I’ve been researching penalties called against home teams versus penalties called against road teams. In a perfectly fair system these 2 would generally be equal, but game officials are human, too. They respond (even if subconsciously) to peer pressure of the crowd.
I used the database a pro-football-reference.com for this study. The first search was to find how many games in the 2014 season did the home team get 10+ penalties called against it, and then try the same search, but this time for road teams.
2014 season – home teams getting 10+ penalties = 32
2014 season – road teams getting 10+ penalties = 43
So, 75 times it happened in the 2014 season (including playoffs), but 43 of the 75 (57.33%) were to road teams. Might not seem like much, but it really is. Home teams were 153-112 (ignoring ties) in 2014, which comes out to 57.74% home winning percentage. Coincidence?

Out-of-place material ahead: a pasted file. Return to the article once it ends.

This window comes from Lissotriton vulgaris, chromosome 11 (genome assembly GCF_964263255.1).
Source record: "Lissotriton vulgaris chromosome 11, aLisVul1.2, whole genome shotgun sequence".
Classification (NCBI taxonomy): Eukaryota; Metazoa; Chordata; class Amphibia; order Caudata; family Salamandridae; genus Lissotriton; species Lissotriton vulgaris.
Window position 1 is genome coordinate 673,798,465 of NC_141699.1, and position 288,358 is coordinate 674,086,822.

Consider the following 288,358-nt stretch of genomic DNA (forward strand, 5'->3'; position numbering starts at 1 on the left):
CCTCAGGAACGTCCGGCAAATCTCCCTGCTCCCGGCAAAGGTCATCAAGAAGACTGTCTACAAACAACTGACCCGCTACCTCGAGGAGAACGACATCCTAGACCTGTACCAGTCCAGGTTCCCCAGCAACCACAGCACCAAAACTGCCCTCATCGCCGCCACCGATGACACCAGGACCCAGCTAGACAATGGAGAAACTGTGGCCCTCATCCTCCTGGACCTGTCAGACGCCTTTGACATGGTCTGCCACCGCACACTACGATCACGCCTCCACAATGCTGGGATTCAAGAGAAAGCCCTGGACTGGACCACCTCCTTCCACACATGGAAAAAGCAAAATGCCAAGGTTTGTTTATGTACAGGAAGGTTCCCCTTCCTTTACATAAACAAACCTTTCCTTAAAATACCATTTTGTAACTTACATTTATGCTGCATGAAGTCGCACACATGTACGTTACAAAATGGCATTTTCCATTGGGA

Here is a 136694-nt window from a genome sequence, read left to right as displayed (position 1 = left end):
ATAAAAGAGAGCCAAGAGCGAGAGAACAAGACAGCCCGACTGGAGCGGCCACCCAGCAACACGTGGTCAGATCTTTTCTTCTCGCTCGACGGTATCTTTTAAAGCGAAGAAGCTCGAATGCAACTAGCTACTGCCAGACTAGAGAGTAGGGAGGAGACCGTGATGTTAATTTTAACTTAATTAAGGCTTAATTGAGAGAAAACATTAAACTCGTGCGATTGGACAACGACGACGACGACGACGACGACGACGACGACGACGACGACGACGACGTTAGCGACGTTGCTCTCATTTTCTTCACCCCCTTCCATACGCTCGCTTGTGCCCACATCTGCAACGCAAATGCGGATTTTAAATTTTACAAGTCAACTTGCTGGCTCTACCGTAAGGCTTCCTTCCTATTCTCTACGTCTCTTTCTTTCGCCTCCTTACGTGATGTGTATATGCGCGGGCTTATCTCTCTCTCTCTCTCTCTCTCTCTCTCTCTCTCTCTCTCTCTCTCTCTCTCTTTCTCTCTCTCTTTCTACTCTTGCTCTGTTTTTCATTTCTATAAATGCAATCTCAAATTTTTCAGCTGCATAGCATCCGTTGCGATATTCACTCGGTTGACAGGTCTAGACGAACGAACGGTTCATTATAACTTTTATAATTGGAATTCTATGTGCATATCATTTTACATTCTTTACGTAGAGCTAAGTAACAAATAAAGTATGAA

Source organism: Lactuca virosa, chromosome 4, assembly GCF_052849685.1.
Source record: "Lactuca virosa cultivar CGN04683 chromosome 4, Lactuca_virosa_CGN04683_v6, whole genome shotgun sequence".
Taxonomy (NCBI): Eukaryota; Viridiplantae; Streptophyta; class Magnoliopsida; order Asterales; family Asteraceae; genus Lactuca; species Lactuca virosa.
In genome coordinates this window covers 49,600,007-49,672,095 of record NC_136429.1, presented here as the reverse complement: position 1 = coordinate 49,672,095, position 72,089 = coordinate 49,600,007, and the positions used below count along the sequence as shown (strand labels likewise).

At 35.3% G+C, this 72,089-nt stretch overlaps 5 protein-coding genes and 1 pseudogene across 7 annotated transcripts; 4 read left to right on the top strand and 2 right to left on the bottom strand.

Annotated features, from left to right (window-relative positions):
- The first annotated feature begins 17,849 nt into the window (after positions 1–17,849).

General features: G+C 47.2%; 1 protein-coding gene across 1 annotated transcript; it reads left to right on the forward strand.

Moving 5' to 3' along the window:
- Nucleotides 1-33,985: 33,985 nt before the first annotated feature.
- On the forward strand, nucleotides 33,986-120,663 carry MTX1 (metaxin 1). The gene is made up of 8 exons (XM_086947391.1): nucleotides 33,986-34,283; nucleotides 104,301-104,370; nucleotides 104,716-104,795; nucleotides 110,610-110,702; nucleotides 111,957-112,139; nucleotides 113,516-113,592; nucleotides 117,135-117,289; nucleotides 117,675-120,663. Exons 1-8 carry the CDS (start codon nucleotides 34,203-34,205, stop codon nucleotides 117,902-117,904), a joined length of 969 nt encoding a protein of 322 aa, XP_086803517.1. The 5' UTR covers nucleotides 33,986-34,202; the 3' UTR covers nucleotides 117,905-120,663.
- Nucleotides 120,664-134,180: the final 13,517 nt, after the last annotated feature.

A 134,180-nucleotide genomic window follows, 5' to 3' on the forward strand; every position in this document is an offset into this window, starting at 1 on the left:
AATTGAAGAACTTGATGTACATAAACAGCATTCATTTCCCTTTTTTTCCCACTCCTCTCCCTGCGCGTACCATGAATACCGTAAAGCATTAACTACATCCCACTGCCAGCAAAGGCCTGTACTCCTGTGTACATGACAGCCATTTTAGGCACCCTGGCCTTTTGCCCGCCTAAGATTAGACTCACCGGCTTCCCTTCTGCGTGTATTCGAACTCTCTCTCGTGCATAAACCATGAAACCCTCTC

Let’s look at penalty yardage now. The query this time is how many times the home/road team is penalized for 125+ yards in penalties.
2014 season – home teams getting 125+ yards penalties = 1
2014 season – road teams getting 125+ yards penalties = 6
A team getting 125+ yards in penalties only happened 7 times in 2014 (including playoffs), but 6/7 were road teams.
But, as we lower the threshold for penalty yardage, the gap closes (but is still in favor of home team).
Penalty yardage = 100+ yards
home teams = 15 (45.45%)
road teams = 18 (54.55%)
What does it mean? There is no question home teams have an advantage, as evidenced by the superior home team records, but I think most people assume the advantage is from familiarity with the arena (playing surface, facilities, etc.) and the extra motivation to do well in front of a boisterous home crowd, and all of this might well play a positive role, but I think a big part of the home advantage (and one that is often overlooked) is simply the penalty advantage.